Tl;dr: Shuffle a lot using several different methods, then hope for the best but recognize that bad luck happens. Anything that can consistently spread the lands evenly in your deck is cheating.
Part 1: How to change your shuffling
There are several kinds of shuffling, including overhand and riffling styles. Note that each kind has its own weaknesses, e.g. a single riffle shuffle tends to leave the top card of the deck fairly close to the top. In tournament play you have a couple minutes to randomize your deck, so take the time to use multiple kinds of shuffles several times each. Do not use techniques like "mana weaving" that are specifically designed to spread your lands evenly throughout your deck: either you follow the mana weave by sufficient shuffling for randomization, in which case there was no reason to waste the time weaving, or you do not follow it with sufficient shuffling, in which case you're knowingly using an insufficiently randomized deck to gain an advantage, which is Cheating.
Note that even with excellent shuffling your deck will never be "truly" random, but it will be close enough that the next step is:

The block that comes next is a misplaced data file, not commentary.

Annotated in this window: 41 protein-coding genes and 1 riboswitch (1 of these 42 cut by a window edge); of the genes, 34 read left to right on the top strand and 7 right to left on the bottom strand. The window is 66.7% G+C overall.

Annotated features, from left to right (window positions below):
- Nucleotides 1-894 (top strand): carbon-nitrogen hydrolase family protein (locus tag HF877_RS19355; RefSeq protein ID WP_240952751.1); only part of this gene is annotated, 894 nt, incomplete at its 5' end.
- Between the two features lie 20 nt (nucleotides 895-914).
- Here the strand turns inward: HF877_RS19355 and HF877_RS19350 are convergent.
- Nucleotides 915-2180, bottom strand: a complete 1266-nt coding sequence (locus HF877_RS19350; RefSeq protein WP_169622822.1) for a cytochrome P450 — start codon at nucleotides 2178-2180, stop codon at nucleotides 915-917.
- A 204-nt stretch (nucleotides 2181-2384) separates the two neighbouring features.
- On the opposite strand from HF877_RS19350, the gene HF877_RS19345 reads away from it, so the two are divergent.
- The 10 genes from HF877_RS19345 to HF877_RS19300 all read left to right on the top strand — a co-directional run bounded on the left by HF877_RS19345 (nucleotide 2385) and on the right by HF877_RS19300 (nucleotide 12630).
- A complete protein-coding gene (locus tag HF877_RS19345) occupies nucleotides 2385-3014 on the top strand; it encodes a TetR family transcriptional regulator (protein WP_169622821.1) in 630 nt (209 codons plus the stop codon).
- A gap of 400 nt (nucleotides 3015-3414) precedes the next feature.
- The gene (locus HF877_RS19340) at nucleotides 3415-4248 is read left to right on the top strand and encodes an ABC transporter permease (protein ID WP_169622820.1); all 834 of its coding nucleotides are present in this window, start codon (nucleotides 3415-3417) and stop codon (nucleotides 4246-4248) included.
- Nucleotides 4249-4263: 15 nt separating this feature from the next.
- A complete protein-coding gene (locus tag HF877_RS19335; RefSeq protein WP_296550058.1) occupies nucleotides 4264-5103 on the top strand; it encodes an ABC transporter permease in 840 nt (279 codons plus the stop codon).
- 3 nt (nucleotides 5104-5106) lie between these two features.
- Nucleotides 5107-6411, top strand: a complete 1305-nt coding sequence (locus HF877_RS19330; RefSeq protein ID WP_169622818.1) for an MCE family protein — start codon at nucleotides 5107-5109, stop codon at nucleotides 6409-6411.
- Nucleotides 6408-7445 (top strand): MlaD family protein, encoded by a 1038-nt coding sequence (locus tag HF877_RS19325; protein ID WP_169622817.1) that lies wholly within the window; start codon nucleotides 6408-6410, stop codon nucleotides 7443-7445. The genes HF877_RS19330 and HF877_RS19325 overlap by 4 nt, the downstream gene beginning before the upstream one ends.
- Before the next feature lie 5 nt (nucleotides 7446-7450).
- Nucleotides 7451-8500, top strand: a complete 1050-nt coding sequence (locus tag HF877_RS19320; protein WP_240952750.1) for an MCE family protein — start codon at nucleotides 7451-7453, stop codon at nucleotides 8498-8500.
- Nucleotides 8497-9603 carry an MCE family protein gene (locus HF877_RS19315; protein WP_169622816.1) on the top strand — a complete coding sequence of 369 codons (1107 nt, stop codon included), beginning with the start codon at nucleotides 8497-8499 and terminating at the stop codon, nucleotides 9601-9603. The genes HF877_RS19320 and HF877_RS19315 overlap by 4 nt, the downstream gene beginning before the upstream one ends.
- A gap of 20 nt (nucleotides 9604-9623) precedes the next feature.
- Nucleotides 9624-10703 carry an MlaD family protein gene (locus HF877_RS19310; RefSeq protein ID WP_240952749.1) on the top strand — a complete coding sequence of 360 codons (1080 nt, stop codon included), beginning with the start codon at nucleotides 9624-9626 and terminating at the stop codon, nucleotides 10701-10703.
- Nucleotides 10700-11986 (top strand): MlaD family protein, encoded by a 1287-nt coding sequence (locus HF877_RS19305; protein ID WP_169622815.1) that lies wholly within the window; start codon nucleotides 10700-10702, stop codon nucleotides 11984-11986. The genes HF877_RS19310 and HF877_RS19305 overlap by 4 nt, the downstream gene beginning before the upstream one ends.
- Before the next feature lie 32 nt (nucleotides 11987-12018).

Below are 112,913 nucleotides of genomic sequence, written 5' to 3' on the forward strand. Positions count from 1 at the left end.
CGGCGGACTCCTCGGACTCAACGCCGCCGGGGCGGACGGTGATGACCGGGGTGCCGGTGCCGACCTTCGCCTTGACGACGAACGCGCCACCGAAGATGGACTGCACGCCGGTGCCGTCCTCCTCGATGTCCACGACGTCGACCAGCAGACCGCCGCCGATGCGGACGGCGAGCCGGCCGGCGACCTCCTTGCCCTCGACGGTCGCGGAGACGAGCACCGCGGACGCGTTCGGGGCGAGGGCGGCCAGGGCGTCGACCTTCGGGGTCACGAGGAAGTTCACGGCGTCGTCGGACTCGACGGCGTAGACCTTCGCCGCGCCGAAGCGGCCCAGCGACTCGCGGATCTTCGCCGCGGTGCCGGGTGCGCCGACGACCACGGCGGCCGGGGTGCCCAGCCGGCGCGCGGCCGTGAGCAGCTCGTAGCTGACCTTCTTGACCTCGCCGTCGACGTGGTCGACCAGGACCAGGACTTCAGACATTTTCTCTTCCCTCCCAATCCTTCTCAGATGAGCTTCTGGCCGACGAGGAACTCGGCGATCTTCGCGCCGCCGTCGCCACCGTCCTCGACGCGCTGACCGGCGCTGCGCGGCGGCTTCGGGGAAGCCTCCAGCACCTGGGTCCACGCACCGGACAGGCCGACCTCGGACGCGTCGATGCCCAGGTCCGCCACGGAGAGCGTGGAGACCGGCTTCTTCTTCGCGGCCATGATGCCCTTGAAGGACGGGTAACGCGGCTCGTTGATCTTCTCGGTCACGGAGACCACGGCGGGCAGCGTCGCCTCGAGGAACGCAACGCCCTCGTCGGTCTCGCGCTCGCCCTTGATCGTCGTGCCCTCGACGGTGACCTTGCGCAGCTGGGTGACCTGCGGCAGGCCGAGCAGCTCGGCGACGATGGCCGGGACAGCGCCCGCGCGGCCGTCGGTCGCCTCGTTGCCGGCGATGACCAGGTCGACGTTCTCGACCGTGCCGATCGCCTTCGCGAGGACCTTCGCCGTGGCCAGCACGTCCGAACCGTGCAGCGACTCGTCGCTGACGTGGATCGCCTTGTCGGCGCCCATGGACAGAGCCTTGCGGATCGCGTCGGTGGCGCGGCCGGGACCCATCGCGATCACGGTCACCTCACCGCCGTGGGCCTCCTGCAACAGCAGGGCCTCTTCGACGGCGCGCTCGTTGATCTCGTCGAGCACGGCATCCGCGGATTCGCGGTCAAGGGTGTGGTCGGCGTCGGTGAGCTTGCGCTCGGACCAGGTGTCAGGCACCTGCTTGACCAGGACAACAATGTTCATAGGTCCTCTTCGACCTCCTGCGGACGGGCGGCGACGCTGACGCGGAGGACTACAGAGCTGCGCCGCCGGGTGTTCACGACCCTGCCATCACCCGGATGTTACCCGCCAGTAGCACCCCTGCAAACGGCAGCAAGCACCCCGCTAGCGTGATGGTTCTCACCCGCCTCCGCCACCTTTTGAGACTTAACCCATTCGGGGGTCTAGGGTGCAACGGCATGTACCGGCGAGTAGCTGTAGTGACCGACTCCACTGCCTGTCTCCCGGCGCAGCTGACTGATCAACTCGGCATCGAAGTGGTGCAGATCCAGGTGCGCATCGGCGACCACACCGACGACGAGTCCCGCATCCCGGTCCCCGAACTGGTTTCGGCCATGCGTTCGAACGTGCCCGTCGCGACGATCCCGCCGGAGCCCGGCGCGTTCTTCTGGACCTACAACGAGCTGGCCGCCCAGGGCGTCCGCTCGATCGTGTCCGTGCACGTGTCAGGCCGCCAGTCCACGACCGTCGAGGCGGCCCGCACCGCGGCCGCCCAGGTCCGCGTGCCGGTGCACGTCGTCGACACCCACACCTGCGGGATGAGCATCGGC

Part 2: How to change your perspective
After all that shuffling... you still get mana-screwed. What went wrong? The answer is that unlikely events happen all the time if you look with the right perspective. Let's consider just your opening hand, assuming you're playing 24 lands in a 60 card deck. On average, one out of every 46 games your opening seven cards should have no lands. The chance that you get three such awful opening hands in three consecutive games is only one in about a hundred thousand - basically impossible, right? Well actually, there are now around 20 million MtG players. This means that not only have a lot of them seen this phenomenon happen to them, but around 200 unlucky MtG newbies probably had this statistical nightmare happen to them in the first three games they ever played. Think about the apparent contradiction: it's extremely unlikely to happen to you in your entire MtG career, yet it's also virtually certain to happen to hundreds of players right when they first learn the game.
You can probably learn to shuffle a little more effectively, but in the end randomness allows bad stuff - even extremely unlikely bad stuff - to happen all the time.